1.Beware of everyday noise
Excessive noise exposure damages the delicate hair cells in the inner ear, not dissimilar to the effect of age on the ear (accelerated “wear and tear”).
This damage often results in permanent, sensorineural hearing loss and tinnitus (ringing of the ears).
Hazardous noise exposures can occur on the job, but also in common recreational activities.
Hearing loss prevention thus requires diligence and sensitivity to situations where hearing can be put at risk.
The rule of thumb for loud noises is that they shouldn’t exceed 85 decibels (you can compare that to the same noise level as busy city traffic).
Hair dryers, blenders, coffee grinders, lawn mowers, and iPods all can individually exceed this limit daily and damage your hearing.
When drying your hair, use the lowest setting and wear earplugs.
For your blenders and grinders, cover the base with a kitchen towel to muffle the noise.
When mowing the lawn, wear foam inserts or earmuffs.
When listening to your iPod, maintain a low volume, try to limit your use to an hour a day, and use either noise-cancelling or sound-isolating earbuds.
2.Prepare for environmental noise
Unintended exposure to loud noises can be just as damaging as everyday noises.
Concerts, fireworks, and sporting events are especially damaging because most people don’t prepare for them.
When a person experiences overwhelming noise….The body will experience discomfort with the loud sound; and when a person notices ringing and fuzziness of hearing, these are due to possible damage to the hearing nerve.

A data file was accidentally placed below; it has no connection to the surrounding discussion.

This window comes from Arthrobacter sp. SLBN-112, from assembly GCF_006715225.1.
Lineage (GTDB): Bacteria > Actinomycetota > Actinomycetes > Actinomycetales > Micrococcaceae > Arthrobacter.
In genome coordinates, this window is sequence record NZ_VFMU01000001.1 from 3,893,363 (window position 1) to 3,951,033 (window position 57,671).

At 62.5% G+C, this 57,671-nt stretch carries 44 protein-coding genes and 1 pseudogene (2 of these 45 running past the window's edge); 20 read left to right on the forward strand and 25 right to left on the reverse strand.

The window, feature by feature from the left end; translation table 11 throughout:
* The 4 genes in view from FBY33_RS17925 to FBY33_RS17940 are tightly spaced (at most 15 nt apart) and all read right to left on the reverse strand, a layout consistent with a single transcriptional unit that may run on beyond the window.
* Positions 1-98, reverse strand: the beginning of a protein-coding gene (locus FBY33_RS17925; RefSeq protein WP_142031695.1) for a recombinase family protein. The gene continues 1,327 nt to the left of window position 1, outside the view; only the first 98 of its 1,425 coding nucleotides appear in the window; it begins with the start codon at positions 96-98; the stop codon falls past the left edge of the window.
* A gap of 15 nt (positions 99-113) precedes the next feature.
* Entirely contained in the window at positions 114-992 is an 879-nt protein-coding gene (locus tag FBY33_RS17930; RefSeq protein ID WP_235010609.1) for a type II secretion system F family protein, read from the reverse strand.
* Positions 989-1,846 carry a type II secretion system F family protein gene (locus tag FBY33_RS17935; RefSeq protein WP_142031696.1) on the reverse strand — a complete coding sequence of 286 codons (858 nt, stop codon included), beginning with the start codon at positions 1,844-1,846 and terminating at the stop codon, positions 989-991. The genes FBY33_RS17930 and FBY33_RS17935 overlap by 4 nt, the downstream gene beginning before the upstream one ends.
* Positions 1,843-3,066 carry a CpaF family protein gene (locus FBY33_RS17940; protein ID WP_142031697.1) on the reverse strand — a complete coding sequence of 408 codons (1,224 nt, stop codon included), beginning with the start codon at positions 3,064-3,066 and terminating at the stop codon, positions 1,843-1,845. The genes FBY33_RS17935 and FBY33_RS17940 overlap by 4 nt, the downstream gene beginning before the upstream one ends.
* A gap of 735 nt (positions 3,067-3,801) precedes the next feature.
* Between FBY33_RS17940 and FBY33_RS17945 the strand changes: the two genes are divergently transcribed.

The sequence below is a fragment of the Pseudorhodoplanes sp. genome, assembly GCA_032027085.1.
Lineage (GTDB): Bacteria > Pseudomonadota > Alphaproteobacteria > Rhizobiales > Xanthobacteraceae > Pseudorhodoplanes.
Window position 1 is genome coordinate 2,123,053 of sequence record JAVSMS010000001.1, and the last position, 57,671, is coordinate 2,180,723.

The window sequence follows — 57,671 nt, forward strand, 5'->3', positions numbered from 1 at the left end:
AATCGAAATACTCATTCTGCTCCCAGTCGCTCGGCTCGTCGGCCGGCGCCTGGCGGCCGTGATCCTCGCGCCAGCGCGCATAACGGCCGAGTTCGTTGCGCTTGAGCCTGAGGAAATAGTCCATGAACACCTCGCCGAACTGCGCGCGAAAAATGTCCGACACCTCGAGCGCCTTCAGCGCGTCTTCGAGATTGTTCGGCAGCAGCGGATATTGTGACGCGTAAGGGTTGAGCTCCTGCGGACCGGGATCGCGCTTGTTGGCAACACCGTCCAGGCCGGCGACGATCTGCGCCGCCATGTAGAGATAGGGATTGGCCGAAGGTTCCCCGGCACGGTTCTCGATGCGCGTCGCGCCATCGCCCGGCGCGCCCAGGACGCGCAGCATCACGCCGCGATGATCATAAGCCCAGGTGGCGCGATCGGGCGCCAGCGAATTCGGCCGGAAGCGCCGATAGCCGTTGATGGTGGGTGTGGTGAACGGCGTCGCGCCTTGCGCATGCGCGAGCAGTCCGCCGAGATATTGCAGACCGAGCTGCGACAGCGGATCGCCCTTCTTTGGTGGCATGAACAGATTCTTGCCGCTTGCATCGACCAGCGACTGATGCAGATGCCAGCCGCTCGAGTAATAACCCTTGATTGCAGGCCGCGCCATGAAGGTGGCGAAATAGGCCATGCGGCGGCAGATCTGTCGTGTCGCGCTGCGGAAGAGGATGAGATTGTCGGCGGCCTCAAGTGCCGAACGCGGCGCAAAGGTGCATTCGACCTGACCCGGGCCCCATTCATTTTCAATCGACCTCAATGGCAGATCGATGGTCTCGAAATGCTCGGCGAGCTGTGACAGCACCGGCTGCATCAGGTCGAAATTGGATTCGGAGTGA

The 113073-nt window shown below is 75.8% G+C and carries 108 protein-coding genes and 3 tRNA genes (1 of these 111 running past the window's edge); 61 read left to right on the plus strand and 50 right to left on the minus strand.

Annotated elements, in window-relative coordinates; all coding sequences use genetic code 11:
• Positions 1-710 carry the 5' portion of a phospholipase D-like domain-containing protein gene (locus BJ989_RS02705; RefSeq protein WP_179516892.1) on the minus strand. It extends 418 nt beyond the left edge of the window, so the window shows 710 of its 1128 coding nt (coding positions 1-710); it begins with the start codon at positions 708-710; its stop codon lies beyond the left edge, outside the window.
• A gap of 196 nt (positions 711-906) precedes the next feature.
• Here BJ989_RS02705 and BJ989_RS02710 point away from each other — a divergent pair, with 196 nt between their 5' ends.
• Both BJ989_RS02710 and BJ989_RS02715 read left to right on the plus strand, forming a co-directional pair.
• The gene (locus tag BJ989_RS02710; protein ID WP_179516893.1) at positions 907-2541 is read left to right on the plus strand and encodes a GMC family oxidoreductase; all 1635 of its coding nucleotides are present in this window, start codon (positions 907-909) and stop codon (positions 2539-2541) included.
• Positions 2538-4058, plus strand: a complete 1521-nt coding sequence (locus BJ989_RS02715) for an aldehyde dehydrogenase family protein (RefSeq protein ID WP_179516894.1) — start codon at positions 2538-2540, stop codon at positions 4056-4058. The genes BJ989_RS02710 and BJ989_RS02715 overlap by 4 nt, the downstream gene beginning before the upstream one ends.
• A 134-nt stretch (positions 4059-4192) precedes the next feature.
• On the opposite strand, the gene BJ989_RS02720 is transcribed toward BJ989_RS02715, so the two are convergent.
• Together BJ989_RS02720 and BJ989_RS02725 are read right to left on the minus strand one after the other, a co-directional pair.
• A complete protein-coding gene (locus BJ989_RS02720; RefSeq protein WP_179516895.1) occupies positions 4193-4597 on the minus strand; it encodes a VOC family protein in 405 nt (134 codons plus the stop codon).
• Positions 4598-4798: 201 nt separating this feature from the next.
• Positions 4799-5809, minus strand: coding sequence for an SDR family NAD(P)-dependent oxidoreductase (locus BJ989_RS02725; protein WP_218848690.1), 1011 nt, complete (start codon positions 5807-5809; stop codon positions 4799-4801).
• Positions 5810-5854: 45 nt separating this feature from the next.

Bring earplugs when going to an event that you know will be noisy, such as a crowded parade or a concert.
Be alert to some of these warning signs, which could suggest that you’ve been exposed to hazardous noise:
You hear ringing or buzzing (tinnitus) in your ears after exposure to noise.
You notice that you can hear people talking, but you have difficulty understanding them, after exposure to noise.
You experience “fullness” in your ears after leaving a noisy area
3.Watch for health problems that put your hearing at risk
People with high blood pressure, high cholesterol, diabetes, or other chronic conditions have a higher risk of suffering from hearing loss.
As for diabetes, controlling one’s blood pressure and keeping up with regular insulin and diabetes medication will help maintain your ears’ functions.
4.Don’t overlook earwax
This might seem like a trivial problem, but earwax buildup can clog your ears and cause you to temporarily lose hearing.A buildup of wax in your ears can muffle sound.
But don’t use a cotton swab to clean them out — they can push wax even deeper into your ear canal. Instead, use an at-home irrigation kit to soften wax and gently wash it out.
If you have buildup,have your doctor remove it.
5.Allergies aren’t doing your ears any favors
Blocked sinuses caused by colds and allergies can cause temporary hearing loss when the tube in your ear that regulates pressure swells shut.
See your doctor to get the proper medication to control your allergies in order to keep your middle-ear area from collecting fluids.
6.Whatever you do, don’t ignore the problem
As soon as you hear ringing in your ears, go see your doctor.
Ringing may be the first sign of a more serious problem, such as a tumor.
Keep an “eye” on your hearing – see a hearing health professional routinely for hearing testing, or if offered through your employer, ensure you know your hearing test results and track it year-to-year.